The ABA is now offering a free, full-text, search engine for on-line law reviews and journals. There are over 300 publications represented. The engine will also pull from document repositories that host academic papers, as well are related publications such as the Congressional Research Service Reports. Hit the jump above, check out the list of included resources, and try it out. It’s not like you have to pay anything for it!
Hat tip to Legal Writing Prof Blog.
You may remember a while back a post here in the Studio about legal reporter and article results in Google Book Search. You can also pull case law results from Google Scholar Advanced Scholar Search. As can be seen from the search page, results cull legal opinions from federal and state courts and legal journals.
Maybe you don’t know what Google Scholar is? From the site:
Google Scholar provides a simple way to broadly search for scholarly literature. From one place, you can search across many disciplines and sources: peer-reviewed papers, theses, books, abstracts and articles, from academic publishers, professional societies, preprint repositories, universities and other scholarly organizations. Google Scholar helps you identify the most relevant research across the world of scholarly research.
Features of Google Scholar
- Search diverse sources from one convenient place
- Find papers, abstracts and citations
- Locate the complete paper through your library or on the web
- Learn about key papers in any area of research
There are date restrictions on the case law. While the Supreme Court material goes back to the 1700’s, federal and state case law begins in the 20th century.
More free and legal here in the Studio.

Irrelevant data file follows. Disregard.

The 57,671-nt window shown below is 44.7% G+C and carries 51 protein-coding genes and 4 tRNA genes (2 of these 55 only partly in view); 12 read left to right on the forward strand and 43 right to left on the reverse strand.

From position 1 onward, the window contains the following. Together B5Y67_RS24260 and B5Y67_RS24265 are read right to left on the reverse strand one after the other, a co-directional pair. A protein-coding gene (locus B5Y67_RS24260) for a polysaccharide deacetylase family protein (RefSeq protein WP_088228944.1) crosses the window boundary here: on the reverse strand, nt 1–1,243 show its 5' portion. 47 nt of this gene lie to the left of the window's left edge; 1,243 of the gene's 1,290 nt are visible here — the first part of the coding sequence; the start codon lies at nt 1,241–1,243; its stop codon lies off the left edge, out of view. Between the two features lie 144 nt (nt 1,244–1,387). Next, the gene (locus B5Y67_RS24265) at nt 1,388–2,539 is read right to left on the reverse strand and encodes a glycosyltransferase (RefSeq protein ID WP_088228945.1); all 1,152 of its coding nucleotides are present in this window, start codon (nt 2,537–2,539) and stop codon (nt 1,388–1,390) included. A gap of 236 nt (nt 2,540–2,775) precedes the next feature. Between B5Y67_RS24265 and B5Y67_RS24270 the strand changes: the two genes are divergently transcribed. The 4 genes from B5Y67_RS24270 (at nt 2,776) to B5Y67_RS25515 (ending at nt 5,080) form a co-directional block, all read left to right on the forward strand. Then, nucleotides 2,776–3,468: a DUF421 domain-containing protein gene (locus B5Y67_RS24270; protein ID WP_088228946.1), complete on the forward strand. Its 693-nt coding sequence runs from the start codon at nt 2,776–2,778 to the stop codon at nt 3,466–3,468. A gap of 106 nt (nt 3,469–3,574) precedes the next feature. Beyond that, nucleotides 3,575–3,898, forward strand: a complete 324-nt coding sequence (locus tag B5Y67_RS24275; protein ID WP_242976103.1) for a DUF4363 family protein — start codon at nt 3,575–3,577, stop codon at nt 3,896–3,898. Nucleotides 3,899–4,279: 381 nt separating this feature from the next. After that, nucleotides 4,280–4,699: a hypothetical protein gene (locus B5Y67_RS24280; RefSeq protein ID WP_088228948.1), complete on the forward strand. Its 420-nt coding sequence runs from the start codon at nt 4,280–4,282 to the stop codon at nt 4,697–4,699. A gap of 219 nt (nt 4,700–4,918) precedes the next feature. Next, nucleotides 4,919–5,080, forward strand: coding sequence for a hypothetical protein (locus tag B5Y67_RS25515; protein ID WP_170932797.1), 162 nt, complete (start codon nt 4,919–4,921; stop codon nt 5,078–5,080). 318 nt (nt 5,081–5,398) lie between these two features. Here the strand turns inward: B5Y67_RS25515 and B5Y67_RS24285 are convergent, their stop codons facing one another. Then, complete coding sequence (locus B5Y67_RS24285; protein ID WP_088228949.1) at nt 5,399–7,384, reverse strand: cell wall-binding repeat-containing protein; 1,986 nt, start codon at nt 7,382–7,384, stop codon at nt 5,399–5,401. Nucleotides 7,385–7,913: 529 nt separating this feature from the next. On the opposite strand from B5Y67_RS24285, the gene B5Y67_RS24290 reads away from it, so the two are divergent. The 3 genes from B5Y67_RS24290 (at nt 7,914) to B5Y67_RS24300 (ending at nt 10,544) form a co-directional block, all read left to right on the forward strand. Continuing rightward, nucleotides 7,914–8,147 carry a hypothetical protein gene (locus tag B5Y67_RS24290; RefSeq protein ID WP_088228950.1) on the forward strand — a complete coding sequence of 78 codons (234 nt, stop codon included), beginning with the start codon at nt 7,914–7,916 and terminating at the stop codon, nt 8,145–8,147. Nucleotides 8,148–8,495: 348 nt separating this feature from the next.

Hat tip to BeSpacific.
Sensitive to the ever-increasing wealth of on-line legal scholoarship, Jotwell offers a new kind of legal journal: a review of law reviews (and articles). Jotwell’ s purpose is to offer legal scholars and researchers insight regarding the best and brightest sources of legal thinking. The criteria for inclusion in the Jotwell journal is simply that the reviewing editor “like” the article. The service’s tag line is “The Journal of Things We Like (Lots).”
Sponsored by the University of Miami School of Law, Jotwell is a series of linked “blogs” filled with the works of reviewing editors and contributors, overseen by a section editor. Sections are defined by areas of law. Because Jotwell is seeking to educate legal scholars unfamiliar with a particular area of the law, Jotwell reviews are written with an eye towards explaining to both specialists and non-specialists why a particular article is important.
Jotwell’s editor in chief is Michael Froomkin at the University of Miami School of Law. Currently, section areas include administrative law, constitutional law, corporate law, criminal law, cyber law, intellectual property, legal profession and tax but more sections are anticipated.
You can subscribe to Jotwell via the usual methods, via RSS and your feed reader or via email subscription or via regular trips to the Jotwell page.
Jotwell certainly represents an interesting new resource for digesting legal scholarship.
Hat tip to Simon Chester at Slaw.
… is on Facebook! The Journal has its own Fan Page, with almost 4,000 fans. The site will allow readers to link to articles and a Journal podcast. Kudos to another industry or scholarly publication connecting with its base via the social web!